what-not-to-say-to-adoptive-parents

Everyone has been in the uncomfortable position of not understanding someone’s circumstances and saying the exact wrong thing. Talking to a friend who has lost a parent or a coworker who is going through a divorce is difficult when you haven’t encountered these issues. We say what we think we’d want to hear… and it hurts more than it helps. Or we ask a question that is outside the boundaries without realizing it.

Many friends and family members of adoptive parents are facing the same struggle before and after a family brings home a child. So here is a guide to what to say and what not to say to adoptive parents that you can pass along to your friends to help them feel more at ease.


 

What not to say to foster parents

Don’t Say:

He’s so lucky!

Do Say:

You are so lucky to have him.

Friends should be mindful of the struggle that child has been through, especially those in the foster system. If it’s not something they would say about a biological child, then it should not be said about an adopted child.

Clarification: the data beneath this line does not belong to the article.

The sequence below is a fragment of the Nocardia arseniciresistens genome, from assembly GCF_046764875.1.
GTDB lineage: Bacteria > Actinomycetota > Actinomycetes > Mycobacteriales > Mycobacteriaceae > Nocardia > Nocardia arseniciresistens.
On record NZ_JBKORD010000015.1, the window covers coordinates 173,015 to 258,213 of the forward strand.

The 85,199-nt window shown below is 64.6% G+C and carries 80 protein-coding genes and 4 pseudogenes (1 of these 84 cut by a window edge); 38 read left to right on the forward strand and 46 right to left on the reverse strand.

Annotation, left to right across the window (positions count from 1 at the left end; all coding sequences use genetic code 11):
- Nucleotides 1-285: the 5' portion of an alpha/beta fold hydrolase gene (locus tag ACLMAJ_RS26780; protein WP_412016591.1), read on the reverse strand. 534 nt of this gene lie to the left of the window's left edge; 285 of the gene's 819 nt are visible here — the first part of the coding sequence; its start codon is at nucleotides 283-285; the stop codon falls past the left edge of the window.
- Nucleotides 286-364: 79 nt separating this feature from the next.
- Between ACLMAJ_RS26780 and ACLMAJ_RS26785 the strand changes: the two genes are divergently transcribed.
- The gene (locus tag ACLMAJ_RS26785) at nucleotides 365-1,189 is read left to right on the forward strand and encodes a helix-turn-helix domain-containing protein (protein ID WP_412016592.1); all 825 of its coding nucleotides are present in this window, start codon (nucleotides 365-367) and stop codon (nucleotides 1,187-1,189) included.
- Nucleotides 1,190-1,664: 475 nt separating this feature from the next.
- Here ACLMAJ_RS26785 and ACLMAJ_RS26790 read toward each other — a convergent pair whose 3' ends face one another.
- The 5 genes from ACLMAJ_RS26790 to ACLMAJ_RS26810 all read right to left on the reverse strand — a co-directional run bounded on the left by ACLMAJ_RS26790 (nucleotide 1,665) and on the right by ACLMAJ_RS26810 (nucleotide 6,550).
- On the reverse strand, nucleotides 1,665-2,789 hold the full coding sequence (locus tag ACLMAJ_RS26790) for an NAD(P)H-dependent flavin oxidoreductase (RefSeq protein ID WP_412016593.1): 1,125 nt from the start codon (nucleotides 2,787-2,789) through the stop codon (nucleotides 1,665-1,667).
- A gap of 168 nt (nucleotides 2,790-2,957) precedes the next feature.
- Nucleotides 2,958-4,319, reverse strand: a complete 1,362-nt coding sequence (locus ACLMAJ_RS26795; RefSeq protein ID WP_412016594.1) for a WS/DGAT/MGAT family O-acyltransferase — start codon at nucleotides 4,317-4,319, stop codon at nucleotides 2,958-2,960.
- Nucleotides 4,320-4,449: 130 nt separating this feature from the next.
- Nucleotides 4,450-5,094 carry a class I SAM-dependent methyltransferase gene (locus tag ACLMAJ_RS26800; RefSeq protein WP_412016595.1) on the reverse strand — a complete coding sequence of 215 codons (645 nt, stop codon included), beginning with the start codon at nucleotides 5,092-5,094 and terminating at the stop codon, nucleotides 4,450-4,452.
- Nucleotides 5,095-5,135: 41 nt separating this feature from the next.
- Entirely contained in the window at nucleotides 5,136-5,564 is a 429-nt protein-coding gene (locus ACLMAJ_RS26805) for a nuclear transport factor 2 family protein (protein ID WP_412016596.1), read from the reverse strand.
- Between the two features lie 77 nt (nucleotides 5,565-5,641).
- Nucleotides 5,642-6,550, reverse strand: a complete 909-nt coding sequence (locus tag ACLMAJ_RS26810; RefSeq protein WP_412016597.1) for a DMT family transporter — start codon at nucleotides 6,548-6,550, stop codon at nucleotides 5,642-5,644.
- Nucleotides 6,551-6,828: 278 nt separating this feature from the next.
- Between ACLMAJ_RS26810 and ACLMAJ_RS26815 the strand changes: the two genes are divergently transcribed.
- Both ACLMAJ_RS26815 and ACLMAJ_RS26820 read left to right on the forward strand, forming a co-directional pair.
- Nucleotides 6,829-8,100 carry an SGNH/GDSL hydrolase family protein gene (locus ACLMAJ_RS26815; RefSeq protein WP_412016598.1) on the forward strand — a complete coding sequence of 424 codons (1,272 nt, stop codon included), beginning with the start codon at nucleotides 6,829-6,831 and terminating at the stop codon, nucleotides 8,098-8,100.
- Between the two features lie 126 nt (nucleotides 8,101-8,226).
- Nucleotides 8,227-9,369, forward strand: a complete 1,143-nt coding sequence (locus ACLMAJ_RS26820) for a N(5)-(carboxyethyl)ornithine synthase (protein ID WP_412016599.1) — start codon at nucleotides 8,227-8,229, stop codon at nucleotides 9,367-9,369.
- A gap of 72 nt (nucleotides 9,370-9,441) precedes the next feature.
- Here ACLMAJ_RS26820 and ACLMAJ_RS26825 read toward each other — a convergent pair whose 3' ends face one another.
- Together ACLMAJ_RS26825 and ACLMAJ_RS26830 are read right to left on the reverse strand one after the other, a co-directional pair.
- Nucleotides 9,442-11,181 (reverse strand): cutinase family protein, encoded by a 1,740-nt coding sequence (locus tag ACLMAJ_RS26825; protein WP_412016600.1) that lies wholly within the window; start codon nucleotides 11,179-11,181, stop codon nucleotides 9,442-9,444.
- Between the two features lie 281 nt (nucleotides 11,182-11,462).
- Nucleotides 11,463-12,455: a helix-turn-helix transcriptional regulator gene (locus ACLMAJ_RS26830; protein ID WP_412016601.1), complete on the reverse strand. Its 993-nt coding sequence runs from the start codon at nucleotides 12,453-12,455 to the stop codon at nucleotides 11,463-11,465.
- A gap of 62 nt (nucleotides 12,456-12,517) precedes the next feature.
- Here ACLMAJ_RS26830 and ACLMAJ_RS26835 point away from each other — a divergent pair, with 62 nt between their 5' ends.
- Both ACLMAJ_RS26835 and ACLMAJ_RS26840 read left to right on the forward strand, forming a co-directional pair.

Adopting a baby in Kansas

 

Don’t Say:

How much did he/she cost?

Do Say:

I’m interested in the adoption process and everything that goes into it.

If someone really wants to know “how much a kid costs,” then hopefully it’s because they are actually interested in pursuing adoption. Otherwise, this subject is off limits unless the adoptive parents offer the information.


 

Transracial adoption Missouri

Don’t Say:

Are you going to have any children of your own?

Do Say:

I’m so happy for you!

Asking a parent about having their “own” children invalidates their relationship with their adopted children. Their adopted children are their real kids and their own kids. This could also bring up painful memories of infertility and any struggles they went through to conceive. Friends should be equally happy for adoptive or biological parents.


 

Adopting in Kansas - Birth Mothers

Don’t Say:

What happened to his/her birth mother?

Do Say:

Nothing.

The birth mother’s story is her own to tell and the child’s story to tell, if and when he or she is old enough to understand and wants to talk about it. Many of these birth mothers loved their child enough to want a better or different life for them, so these women are pretty great people.


 

Missouri Adopting Siblings

Don’t Say:

Are they brothers?

Do Say:

Again, nothing.

If two children are adopted from different mothers or one child is adopted and the other is biological, or 10 children are biological and 2 are adopted… They are all SIBLINGS. This is just like asking parents if they are going to have children of their own. These children are the parents’ children and they are each other’s siblings.


 

What other questions have you gotten as adoptive parents? What should they have said? Please share on Facebook and explore our site to learn more about our adoption services in Kansas and Missouri.